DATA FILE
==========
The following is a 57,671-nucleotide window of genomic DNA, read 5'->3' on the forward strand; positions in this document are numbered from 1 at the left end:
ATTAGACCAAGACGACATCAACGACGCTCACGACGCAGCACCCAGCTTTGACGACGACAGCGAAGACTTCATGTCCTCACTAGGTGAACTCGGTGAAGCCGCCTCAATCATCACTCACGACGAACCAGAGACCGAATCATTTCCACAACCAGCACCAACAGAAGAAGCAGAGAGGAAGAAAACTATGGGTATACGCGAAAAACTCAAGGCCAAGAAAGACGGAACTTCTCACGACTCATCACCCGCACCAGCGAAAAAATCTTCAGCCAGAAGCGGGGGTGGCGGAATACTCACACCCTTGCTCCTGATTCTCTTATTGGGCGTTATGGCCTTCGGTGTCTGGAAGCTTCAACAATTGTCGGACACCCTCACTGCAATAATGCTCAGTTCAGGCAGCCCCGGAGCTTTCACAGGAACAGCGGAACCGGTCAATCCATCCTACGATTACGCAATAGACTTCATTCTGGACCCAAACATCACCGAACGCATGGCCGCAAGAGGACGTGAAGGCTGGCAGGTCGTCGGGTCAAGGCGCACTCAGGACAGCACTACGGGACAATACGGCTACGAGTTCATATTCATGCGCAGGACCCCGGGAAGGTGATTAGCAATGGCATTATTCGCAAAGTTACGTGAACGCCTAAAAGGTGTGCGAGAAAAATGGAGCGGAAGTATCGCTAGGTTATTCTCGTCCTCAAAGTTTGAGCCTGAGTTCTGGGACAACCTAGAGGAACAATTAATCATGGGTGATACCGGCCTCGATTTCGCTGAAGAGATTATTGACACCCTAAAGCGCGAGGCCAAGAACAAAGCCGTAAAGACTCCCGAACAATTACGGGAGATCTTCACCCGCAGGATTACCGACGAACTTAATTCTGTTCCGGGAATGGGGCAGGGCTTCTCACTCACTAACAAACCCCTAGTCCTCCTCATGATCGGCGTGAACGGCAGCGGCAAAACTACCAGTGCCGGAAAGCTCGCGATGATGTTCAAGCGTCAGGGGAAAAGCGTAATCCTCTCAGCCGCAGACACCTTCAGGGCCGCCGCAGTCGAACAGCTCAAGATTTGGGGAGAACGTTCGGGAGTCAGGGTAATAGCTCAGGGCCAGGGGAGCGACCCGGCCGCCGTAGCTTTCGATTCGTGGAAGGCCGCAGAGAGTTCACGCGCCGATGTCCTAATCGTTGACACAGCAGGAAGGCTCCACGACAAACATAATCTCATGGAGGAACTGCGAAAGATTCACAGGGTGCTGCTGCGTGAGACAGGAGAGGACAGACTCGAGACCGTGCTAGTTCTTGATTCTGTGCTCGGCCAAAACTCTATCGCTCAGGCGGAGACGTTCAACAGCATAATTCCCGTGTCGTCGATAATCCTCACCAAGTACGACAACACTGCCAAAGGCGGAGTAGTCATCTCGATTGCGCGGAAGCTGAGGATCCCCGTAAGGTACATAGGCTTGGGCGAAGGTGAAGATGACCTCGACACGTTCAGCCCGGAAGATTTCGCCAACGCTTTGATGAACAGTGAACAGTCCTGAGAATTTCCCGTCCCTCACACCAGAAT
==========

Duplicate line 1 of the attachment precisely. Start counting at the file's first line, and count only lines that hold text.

The following is a 57,671-nucleotide window of genomic DNA, read 5'->3' on the forward strand; positions in this document are numbered from 1 at the left end: